Curling much tougher than it looks during Winter Olympics

I ‘ve touched the rock and slid it across the ice into the house, almost right on the button, my Olympic moment. You can, too. But beware, the sport of curling is far more challenging in person for a beginner than it looks on television. Chess on ice they call curling, but it truly is athletic, and played on a slick surface.

A place in Platte County is curling central for the metro area, thanks to the ice rink at the Line Creek Community Center. The Kansas City Curling Club competes at the center operated by Kansas City Parks and Recreation. They were welcoming newcomers, and on Saturday, I couldn’t resist a lesson.

In case you’re not an Olympics and curling junkie:

Curling is “a game played on ice, especially in Scotland and Canada, in which large, round, flat stones are slid across the surface toward a mark. Members of a team use brooms to sweep the surface of the ice in the path of the stone to control its speed and direction.”

The words “on ice” are more significant in person. Especially if your time on ice in athletic contests occurred mostly when you were young and a big freeze turned a farm pond into a place to slide on the soles of your shoes and play hockey with sticks found on the ground and a chunk of wood for a puck.

Curling caught my attention during the 2010 Winter Games in Vancouver. The players’ skills and emotions captivated me. A slight difference in speed and spin in how a player slides the rock, plus sweeping, can make a huge difference in winning and losing. Yet, unlike stone-face speed skaters, or skiers that look like bumblebees in helmets and goggles racing swiftly downhill, a curler’s contemplative face before the throw and emotional reactions after are visible thanks to television and a slow-motion sport.

Plus, Olympic curlers look like regular folks. Except regular folks who have mastered sliding gracefully across ice on one foot as they slide the stone toward the circles that look like a giant archery target under the ice, or as they run alongside the stone and sweep the ice. It looks like doable fun, and now I know it is, but first.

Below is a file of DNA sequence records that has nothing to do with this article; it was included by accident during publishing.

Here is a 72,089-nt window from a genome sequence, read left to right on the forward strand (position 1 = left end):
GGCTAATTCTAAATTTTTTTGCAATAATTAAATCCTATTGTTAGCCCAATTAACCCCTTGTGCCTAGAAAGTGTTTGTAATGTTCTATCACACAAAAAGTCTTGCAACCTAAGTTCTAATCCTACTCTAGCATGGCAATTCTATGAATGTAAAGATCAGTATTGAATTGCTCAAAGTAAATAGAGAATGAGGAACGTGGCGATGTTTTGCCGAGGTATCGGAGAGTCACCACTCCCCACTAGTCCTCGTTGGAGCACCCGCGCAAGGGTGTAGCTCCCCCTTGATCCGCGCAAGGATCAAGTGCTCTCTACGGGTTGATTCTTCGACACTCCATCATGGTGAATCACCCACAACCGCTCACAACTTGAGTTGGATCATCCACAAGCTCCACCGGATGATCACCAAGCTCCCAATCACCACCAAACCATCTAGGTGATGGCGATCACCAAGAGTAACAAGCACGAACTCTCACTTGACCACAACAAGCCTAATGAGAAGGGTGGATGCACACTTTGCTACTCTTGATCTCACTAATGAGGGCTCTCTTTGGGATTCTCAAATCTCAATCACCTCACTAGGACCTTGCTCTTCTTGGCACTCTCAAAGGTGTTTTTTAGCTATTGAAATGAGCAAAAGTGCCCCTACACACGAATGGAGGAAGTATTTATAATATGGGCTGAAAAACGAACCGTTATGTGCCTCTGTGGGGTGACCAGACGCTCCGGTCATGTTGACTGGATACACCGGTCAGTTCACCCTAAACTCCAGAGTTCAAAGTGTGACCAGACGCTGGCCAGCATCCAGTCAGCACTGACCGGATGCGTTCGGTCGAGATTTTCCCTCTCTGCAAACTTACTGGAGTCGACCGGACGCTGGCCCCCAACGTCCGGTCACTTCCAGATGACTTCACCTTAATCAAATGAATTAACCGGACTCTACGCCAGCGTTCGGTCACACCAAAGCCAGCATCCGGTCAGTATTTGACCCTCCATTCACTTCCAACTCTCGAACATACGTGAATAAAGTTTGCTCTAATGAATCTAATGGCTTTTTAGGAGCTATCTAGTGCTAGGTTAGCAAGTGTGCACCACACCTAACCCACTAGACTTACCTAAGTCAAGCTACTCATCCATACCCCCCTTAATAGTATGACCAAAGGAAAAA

“Let’s talk safety,” the instructor said. “Don’t worry, everybody falls on the ice. If you do, remember to tuck your head to your chest to avoid banging it on the ice.”

The tension in the room rose. About 30 of us were taking advantage of the curling club’s offering of a lesson for $25. I noticed most of us fit non-Olympic physique. Yet we all shared optimistic curling curiosity.

But then, I began to think back to December and taking a major fall on my icy driveway. Maybe this isn’t so easy? Bigger intimidation arrived, however, when we grabbed brooms (more like a hard foam scrubber) and filed out onto the ice, gingerly stepping in our running shoes.

 Seen on television, the curling playing surface or sheet with the house (target) on each end looks about as big as half court of a grade school gym. However, at 150-feet long, in person if feels like you’re shooting from one end zone to the other on a football field.

Most of us had serious doubts we’d be able to slide the polished granite stone all the way down. Those doubts increased as we took our first turns throwing the stone.

Olympians and veteran club curlers get in a crouch and brace one foot against a hack, like a sprinter’s starting block, and place the left foot is on a slider with a Teflon bottom. They push off, still kneeling, bracing themselves with a broom in one arm, with the other arm they push the stone forward and turn the handle to influence direction. Several of us fell flat on the ice when we pushed off from the block.  But by lesson’s end we managed better.

My reluctant tendons and bones reminded me it had been a long time since I assumed a three-point stance as a lineman in high school football.

Curling, however, is a gentleman’s and gentlewoman’s sport. One known for sportsmanship, kindness and honorable competition. It’s self-officiated by the players. And, they have a stick outfitted so a player that has bad knees and a few extra pounds can stand up while walking forward to launch the stone toward the house like a shuffleboard player. If I was playing for a medal that would be my approach, and it’s the way I put a stone in the house and on the button, the center point.

Three things I didn’t know until the lesson. They sprinkle water on the ice before the match to create “pebble,” or texture, for the stone to push against and create curl. There’s a ridge on the bottom of the stone, a four-inch circle, where the stone meets the ice. The entire 45-pound stone with the handle on the top does not touch the ice, only that ridge. And, there’s some serious skill involved in sweeping, using the broom to create friction that melts ice and changes speed and direction on the stone.

By lessons end, though, curling did seem doable and fun. Remember its Scottish roots? A few club players giving lessons wore kilts. I wished I’d worn heavier socks as my feet were getting cool on the ice.

But I’d curl again. If you are interested, check out the website at They offer lessons and league play. They also play in summer at the year-round ice rink. The club has about 100 members and play sessions usually attract 20 to 25 people. You can also sign up as a substitute for league play and curl on a now-and-then basis. Socializing occurs after the match.

Watching Olympic curling on TV is easy. But actually stepping on the ice with the stones is for the bold and adventurous. Be bold.

Bill Graham, who lives in the Platte City area, may be reached by e-mail at